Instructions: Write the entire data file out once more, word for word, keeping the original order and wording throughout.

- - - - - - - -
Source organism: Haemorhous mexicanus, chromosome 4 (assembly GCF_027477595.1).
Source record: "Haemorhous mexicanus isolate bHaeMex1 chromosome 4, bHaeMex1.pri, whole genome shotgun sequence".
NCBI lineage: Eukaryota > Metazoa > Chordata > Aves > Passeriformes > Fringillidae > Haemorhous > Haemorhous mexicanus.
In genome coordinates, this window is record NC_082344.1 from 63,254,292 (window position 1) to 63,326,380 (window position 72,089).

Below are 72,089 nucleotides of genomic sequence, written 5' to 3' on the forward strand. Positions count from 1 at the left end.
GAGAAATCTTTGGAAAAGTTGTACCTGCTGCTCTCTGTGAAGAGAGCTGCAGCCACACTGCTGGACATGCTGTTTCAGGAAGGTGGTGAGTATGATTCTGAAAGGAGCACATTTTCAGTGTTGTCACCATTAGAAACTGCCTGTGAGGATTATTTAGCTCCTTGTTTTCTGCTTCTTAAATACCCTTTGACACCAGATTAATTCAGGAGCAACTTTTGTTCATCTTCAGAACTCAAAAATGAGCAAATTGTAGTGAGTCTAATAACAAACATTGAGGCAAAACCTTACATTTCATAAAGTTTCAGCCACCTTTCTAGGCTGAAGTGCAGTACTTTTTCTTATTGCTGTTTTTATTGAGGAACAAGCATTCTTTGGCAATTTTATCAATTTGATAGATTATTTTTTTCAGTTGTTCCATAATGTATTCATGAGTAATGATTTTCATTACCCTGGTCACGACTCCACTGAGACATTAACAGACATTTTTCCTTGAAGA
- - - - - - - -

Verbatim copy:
Source organism: Haemorhous mexicanus, chromosome 4 (assembly GCF_027477595.1).
Source record: "Haemorhous mexicanus isolate bHaeMex1 chromosome 4, bHaeMex1.pri, whole genome shotgun sequence".
NCBI lineage: Eukaryota > Metazoa > Chordata > Aves > Passeriformes > Fringillidae > Haemorhous > Haemorhous mexicanus.
In genome coordinates, this window is record NC_082344.1 from 63,254,292 (window position 1) to 63,326,380 (window position 72,089).

Below are 72,089 nucleotides of genomic sequence, written 5' to 3' on the forward strand. Positions count from 1 at the left end.
GAGAAATCTTTGGAAAAGTTGTACCTGCTGCTCTCTGTGAAGAGAGCTGCAGCCACACTGCTGGACATGCTGTTTCAGGAAGGTGGTGAGTATGATTCTGAAAGGAGCACATTTTCAGTGTTGTCACCATTAGAAACTGCCTGTGAGGATTATTTAGCTCCTTGTTTTCTGCTTCTTAAATACCCTTTGACACCAGATTAATTCAGGAGCAACTTTTGTTCATCTTCAGAACTCAAAAATGAGCAAATTGTAGTGAGTCTAATAACAAACATTGAGGCAAAACCTTACATTTCATAAAGTTTCAGCCACCTTTCTAGGCTGAAGTGCAGTACTTTTTCTTATTGCTGTTTTTATTGAGGAACAAGCATTCTTTGGCAATTTTATCAATTTGATAGATTATTTTTTTCAGTTGTTCCATAATGTATTCATGAGTAATGATTTTCATTACCCTGGTCACGACTCCACTGAGACATTAACAGACATTTTTCCTTGAAGA